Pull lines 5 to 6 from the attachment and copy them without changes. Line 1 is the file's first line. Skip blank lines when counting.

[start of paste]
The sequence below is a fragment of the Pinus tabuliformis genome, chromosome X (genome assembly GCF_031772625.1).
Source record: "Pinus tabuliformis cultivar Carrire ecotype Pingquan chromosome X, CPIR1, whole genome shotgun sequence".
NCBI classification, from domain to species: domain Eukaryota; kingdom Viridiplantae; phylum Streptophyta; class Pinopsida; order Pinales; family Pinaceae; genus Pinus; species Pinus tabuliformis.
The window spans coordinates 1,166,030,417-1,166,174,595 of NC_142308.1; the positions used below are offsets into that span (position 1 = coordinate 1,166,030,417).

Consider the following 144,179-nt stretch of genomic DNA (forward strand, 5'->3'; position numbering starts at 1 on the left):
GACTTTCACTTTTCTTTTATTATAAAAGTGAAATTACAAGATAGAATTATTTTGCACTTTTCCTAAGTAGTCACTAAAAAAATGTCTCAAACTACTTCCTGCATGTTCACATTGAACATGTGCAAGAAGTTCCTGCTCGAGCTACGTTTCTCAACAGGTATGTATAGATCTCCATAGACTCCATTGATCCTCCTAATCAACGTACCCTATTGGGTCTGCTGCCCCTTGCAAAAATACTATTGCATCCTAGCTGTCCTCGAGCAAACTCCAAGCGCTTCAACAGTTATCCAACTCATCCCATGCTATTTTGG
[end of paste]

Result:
Consider the following 144,179-nt stretch of genomic DNA (forward strand, 5'->3'; position numbering starts at 1 on the left):
GACTTTCACTTTTCTTTTATTATAAAAGTGAAATTACAAGATAGAATTATTTTGCACTTTTCCTAAGTAGTCACTAAAAAAATGTCTCAAACTACTTCCTGCATGTTCACATTGAACATGTGCAAGAAGTTCCTGCTCGAGCTACGTTTCTCAACAGGTATGTATAGATCTCCATAGACTCCATTGATCCTCCTAATCAACGTACCCTATTGGGTCTGCTGCCCCTTGCAAAAATACTATTGCATCCTAGCTGTCCTCGAGCAAACTCCAAGCGCTTCAACAGTTATCCAACTCATCCCATGCTATTTTGG